Normal Increases of Haemoglobin and Haematocrit Values Related to Long-Term Altitude Exposure

Altitude (metres) Increase in haemoglobin (g/dl) Increase in haematocrit (l/l)
<1000 0 0
1000 +0.2 +0.005
1500 +0.5 +0.015
2000 +0.8 +0.025
2500 +1.3 +0.040
3000 +1.9 +0.060
3500 +2.7 +0.085
4000 +3.5 +0.110
4500 +4.5 +0.140

Adjustments for Haemoglobin and Haematocrit Values for Smokers

Haemoglobin (g/dl)
Haematocrit (l/l)
Smoker (all)
½ - 1 packet/day
1-2 packets/day
+2 packets/day


Iron Deficiency Anaemia: Assessment, Prevention and Control.  A Guide for Programme Managers www.who.int/nutrition/publications/en/ida_assessment_prevention_control.pdf
Nutritional Anaemia.  Book Eds: Kraemer K, Zimmerman MB. 2007 http://www.sightandlife.org/pdf/NAbook.pdf
Spivak JL, Jackson DL. Pellagra: an analysis of 18 patients and a review of the literature.  John Hopkins Med J. 1977Jun;140(6):295-309  www.ncbi.nih.gov/pubmed/864902?

General Causes of Anaemia

There are many possible causes and only the main ones are detailed here:

  • Dietary inadequacy of iron, vitamin B12 or folate are all possible causes with dietary lack of iron being particularly common in infants, children and menstruating women
  • Heavy periods result in approximately 10% of menstruating women being anaemic or having mild iron deficiency as their intake can barely keep pace with demand.  The oral contraceptive pill reduces menstrual bleeding and the risk of anaemia developing.  All women with troublesome heavy periods should be assessed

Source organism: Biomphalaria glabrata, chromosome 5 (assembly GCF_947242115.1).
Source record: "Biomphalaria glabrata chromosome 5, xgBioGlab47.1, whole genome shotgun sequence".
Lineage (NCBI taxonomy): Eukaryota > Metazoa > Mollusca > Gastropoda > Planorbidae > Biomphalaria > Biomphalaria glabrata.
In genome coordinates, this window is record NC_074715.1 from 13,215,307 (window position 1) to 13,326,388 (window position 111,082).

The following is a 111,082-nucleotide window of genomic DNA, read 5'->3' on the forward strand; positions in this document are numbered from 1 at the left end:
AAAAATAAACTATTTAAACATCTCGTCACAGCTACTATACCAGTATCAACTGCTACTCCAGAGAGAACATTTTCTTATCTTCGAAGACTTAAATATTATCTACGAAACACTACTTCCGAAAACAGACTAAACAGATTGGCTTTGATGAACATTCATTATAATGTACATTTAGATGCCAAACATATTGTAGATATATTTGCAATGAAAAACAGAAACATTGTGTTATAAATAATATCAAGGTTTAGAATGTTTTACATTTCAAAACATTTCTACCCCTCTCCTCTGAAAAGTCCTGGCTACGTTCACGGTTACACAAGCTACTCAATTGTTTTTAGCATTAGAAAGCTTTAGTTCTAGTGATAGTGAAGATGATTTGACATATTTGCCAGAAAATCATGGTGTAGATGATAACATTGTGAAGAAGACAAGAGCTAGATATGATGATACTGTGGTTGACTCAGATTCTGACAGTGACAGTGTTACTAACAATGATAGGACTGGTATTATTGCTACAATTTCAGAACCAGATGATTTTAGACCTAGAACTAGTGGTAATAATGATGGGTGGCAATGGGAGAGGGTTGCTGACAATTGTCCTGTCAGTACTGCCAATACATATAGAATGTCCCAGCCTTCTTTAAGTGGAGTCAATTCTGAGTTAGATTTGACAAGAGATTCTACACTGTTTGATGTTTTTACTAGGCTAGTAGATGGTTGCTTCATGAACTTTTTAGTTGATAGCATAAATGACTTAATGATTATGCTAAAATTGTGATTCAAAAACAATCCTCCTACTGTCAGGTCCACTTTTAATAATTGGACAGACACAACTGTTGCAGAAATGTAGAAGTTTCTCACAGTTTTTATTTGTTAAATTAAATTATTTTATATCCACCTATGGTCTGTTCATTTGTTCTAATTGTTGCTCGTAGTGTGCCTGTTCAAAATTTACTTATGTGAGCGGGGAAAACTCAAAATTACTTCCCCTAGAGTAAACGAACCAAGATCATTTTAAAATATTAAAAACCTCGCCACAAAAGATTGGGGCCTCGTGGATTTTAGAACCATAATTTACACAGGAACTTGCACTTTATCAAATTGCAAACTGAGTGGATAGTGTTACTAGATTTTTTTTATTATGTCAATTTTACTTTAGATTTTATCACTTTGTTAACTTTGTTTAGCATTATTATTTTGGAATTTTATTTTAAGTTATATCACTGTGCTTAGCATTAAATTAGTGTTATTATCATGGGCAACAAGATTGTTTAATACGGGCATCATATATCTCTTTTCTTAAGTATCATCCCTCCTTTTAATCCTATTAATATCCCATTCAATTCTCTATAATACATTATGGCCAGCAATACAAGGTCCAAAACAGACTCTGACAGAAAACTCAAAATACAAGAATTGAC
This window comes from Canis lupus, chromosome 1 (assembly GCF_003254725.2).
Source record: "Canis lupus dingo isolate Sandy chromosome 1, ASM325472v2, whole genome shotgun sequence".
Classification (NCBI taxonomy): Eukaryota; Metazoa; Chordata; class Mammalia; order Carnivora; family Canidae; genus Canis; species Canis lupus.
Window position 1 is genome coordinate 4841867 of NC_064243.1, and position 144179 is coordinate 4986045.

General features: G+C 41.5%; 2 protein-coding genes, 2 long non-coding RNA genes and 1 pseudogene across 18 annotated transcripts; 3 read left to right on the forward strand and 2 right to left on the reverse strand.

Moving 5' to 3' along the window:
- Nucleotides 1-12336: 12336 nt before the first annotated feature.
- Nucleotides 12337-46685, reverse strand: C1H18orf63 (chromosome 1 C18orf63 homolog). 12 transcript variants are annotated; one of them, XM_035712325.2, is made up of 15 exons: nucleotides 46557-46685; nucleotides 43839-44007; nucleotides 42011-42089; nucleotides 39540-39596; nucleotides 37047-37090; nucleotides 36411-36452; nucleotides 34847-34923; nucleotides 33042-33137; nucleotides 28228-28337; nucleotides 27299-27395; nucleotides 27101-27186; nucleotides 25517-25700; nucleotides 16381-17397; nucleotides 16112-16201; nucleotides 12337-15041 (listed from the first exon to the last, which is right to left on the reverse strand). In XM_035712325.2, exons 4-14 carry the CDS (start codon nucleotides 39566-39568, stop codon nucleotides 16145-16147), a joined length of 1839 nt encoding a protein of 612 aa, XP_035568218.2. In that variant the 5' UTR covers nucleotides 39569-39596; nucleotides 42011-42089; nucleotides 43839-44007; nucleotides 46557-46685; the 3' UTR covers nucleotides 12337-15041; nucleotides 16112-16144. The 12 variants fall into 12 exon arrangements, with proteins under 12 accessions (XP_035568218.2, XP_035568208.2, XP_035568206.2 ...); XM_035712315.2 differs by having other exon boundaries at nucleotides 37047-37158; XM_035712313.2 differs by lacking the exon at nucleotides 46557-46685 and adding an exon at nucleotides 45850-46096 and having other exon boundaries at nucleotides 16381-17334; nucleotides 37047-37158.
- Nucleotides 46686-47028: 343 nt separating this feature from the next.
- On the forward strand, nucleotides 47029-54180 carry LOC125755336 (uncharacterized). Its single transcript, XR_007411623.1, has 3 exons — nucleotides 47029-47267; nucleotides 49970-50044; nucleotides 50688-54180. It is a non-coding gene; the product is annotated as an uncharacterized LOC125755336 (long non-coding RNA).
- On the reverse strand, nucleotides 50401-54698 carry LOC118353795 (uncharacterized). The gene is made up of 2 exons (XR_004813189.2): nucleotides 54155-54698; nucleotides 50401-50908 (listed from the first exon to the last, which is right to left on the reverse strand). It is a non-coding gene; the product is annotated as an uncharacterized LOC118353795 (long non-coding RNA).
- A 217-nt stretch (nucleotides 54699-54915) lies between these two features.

• Pregnancy often results in mild anaemia due to the high demands of the growing foetus especially in the last 20 weeks and a supplement of iron with folic acid is often given
  • Gastrointestinal blood loss is a common cause especially in older people but can occur at any age.  Possible causes include use of aspirin – even at low dose, non-steroidal anti-inflammatory drugs,  stomach ulcer and cancer of the stomach, colon and rarely elsewhere
  • Malabsorption especially coeliac disease or any gastrointestinal disease resulting in reduced absorption of iron and sometimes vitamin B12 or folate
  • Chronic disorders including diseases affecting the bone marrow, chronic inflammatory disease (e.g. rheumatoid arthritis or chronic infection), endocrine disorders (e.g. hypothyroidism, hypopituitarism and hypoadrenalism) and renal failure
  • Old age may be considered a cause as haemoglobin levels routinely fall in the very elderly >85 years.  This is often due to a deteriorating diet and one or more of the above problems.  Additionally in elderly men a small fall in haemoglobin seems to be related, in part, to the natural fall in testosterone and may be considered normal but only after treatable causes have been excluded. 

As a general rule, haemoglobin levels below 10 g/dl in men or women of any age always require detailed investigation

Prevalence of Anaemia and Related Nutrient Deficiencies in British People

  15-18yrs 19-64yrs 65-84yrs >85yrs 15-18yrs 19-64yrs 65-84yrs >85yrs
Haemoglobin <12.0/13.0g/dl
1% 3% 9% 37% 9% 8% 8% 16%
Severe Anaemia
Haemoglobin <11/10g/dl
0 <1% 1% 11% <1% <1% 1% 1%
Iron Deficiency
Iron saturation <15%
12% 7% 5% 15% 30% 16% 13% 16%
Folate Deficiency
Red cell folate <350nmol/l
12% 5% 27% 30% 14% 5% 28% 34%
Vitamin B12 Deficiency
Plasma B12 <118pmol/l
1% 2% 7% 10% 8% 4% 4% 10%
Vitamin C Deficiency
Plasma Vitamin C <11.0umol/l
3% 5% 12% 20% 4% 3% 12% 18%


Copyright Dr. Alan Stewart M.B.B.S.M.R.C.P. (UK)M.F. Hom.